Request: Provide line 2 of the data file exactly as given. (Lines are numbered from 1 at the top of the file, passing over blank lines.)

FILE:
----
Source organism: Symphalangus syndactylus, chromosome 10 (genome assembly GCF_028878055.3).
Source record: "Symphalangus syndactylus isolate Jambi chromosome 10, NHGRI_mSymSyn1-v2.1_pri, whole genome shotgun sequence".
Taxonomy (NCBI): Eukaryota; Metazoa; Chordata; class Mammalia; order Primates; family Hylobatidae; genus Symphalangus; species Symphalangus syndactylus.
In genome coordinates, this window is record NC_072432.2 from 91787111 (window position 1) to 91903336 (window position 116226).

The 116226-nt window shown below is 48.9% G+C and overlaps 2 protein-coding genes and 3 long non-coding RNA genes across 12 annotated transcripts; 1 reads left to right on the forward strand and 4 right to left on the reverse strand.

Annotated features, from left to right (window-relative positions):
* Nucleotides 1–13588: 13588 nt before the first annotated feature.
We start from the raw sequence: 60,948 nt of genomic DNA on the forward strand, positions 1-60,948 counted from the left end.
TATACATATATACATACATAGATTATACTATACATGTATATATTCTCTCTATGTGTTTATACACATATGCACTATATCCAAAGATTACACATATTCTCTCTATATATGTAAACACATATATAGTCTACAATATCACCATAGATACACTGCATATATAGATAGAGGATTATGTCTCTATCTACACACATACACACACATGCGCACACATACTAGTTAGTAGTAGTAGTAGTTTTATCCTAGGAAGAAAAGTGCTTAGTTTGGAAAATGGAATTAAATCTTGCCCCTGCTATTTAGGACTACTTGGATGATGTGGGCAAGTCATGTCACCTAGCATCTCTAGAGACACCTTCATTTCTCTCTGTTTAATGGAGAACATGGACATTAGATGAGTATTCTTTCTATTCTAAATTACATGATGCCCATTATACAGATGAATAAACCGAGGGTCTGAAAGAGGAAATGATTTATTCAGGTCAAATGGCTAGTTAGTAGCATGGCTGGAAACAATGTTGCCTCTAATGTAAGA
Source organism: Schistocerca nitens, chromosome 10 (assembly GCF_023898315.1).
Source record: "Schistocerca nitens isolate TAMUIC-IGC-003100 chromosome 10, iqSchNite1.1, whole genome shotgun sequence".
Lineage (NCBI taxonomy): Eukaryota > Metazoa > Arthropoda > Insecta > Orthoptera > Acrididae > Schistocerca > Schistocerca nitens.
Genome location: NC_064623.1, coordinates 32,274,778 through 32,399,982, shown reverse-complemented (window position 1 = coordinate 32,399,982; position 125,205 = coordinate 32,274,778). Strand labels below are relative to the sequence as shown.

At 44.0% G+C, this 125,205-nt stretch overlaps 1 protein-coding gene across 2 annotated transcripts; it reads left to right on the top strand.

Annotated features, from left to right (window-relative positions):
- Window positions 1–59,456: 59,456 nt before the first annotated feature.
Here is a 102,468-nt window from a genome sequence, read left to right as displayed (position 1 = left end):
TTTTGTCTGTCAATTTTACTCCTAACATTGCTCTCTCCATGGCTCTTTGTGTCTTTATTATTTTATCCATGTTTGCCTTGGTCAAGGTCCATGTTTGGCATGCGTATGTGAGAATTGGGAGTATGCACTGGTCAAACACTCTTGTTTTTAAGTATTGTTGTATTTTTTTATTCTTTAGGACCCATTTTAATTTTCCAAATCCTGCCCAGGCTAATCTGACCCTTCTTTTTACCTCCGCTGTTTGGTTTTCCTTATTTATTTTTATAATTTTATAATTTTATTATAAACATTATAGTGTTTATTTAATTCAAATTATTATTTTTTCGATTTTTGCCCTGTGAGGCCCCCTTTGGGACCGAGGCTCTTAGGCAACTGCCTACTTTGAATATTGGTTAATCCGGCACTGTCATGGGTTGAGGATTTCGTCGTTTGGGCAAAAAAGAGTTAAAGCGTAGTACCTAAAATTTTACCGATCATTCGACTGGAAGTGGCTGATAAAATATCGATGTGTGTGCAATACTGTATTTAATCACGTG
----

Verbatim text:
Source record: "Symphalangus syndactylus isolate Jambi chromosome 10, NHGRI_mSymSyn1-v2.1_pri, whole genome shotgun sequence".